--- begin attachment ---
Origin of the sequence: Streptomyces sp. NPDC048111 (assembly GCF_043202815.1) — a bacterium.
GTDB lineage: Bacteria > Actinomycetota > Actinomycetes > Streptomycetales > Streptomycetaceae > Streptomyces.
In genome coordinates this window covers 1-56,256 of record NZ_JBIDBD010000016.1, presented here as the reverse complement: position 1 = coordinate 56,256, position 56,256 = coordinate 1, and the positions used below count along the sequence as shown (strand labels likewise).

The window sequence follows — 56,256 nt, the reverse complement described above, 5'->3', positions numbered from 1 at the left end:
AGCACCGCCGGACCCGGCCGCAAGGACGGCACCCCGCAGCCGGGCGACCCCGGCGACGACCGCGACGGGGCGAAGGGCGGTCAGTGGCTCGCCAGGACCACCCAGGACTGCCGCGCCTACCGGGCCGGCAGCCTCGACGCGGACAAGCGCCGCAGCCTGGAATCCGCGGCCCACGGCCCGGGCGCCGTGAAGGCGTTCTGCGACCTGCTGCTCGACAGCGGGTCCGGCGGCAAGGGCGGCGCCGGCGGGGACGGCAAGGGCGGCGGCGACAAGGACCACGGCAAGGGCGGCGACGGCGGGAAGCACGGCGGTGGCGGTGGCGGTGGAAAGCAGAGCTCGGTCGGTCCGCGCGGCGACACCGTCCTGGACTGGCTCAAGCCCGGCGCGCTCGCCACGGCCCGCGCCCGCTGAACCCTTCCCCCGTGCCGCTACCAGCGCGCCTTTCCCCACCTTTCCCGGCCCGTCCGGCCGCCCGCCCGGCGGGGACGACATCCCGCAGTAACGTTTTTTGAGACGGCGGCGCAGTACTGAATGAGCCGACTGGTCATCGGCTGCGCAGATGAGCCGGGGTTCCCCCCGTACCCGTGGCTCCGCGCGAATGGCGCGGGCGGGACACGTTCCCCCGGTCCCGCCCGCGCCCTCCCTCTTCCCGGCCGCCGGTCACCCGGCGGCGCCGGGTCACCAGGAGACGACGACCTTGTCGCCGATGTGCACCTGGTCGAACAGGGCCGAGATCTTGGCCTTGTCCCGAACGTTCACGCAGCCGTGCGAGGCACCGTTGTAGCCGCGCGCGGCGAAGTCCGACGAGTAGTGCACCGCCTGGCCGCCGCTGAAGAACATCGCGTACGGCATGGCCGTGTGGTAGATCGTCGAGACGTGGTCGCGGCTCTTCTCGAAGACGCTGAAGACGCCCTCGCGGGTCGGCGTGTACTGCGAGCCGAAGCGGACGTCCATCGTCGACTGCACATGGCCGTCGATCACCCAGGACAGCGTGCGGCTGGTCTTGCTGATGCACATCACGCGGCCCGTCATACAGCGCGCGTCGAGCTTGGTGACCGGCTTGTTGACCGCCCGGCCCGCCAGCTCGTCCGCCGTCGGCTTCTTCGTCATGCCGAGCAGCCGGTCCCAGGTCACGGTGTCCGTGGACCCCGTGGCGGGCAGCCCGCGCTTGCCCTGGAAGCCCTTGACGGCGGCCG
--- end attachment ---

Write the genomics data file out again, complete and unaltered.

Origin of the sequence: Streptomyces sp. NPDC048111 (assembly GCF_043202815.1) — a bacterium.
GTDB lineage: Bacteria > Actinomycetota > Actinomycetes > Streptomycetales > Streptomycetaceae > Streptomyces.
In genome coordinates this window covers 1-56,256 of record NZ_JBIDBD010000016.1, presented here as the reverse complement: position 1 = coordinate 56,256, position 56,256 = coordinate 1, and the positions used below count along the sequence as shown (strand labels likewise).

The window sequence follows — 56,256 nt, the reverse complement described above, 5'->3', positions numbered from 1 at the left end:
AGCACCGCCGGACCCGGCCGCAAGGACGGCACCCCGCAGCCGGGCGACCCCGGCGACGACCGCGACGGGGCGAAGGGCGGTCAGTGGCTCGCCAGGACCACCCAGGACTGCCGCGCCTACCGGGCCGGCAGCCTCGACGCGGACAAGCGCCGCAGCCTGGAATCCGCGGCCCACGGCCCGGGCGCCGTGAAGGCGTTCTGCGACCTGCTGCTCGACAGCGGGTCCGGCGGCAAGGGCGGCGCCGGCGGGGACGGCAAGGGCGGCGGCGACAAGGACCACGGCAAGGGCGGCGACGGCGGGAAGCACGGCGGTGGCGGTGGCGGTGGAAAGCAGAGCTCGGTCGGTCCGCGCGGCGACACCGTCCTGGACTGGCTCAAGCCCGGCGCGCTCGCCACGGCCCGCGCCCGCTGAACCCTTCCCCCGTGCCGCTACCAGCGCGCCTTTCCCCACCTTTCCCGGCCCGTCCGGCCGCCCGCCCGGCGGGGACGACATCCCGCAGTAACGTTTTTTGAGACGGCGGCGCAGTACTGAATGAGCCGACTGGTCATCGGCTGCGCAGATGAGCCGGGGTTCCCCCCGTACCCGTGGCTCCGCGCGAATGGCGCGGGCGGGACACGTTCCCCCGGTCCCGCCCGCGCCCTCCCTCTTCCCGGCCGCCGGTCACCCGGCGGCGCCGGGTCACCAGGAGACGACGACCTTGTCGCCGATGTGCACCTGGTCGAACAGGGCCGAGATCTTGGCCTTGTCCCGAACGTTCACGCAGCCGTGCGAGGCACCGTTGTAGCCGCGCGCGGCGAAGTCCGACGAGTAGTGCACCGCCTGGCCGCCGCTGAAGAACATCGCGTACGGCATGGCCGTGTGGTAGATCGTCGAGACGTGGTCGCGGCTCTTCTCGAAGACGCTGAAGACGCCCTCGCGGGTCGGCGTGTACTGCGAGCCGAAGCGGACGTCCATCGTCGACTGCACATGGCCGTCGATCACCCAGGACAGCGTGCGGCTGGTCTTGCTGATGCACATCACGCGGCCCGTCATACAGCGCGCGTCGAGCTTGGTGACCGGCTTGTTGACCGCCCGGCCCGCCAGCTCGTCCGCCGTCGGCTTCTTCGTCATGCCGAGCAGCCGGTCCCAGGTCACGGTGTCCGTGGACCCCGTGGCGGGCAGCCCGCGCTTGCCCTGGAAGCCCTTGACGGCGGCCG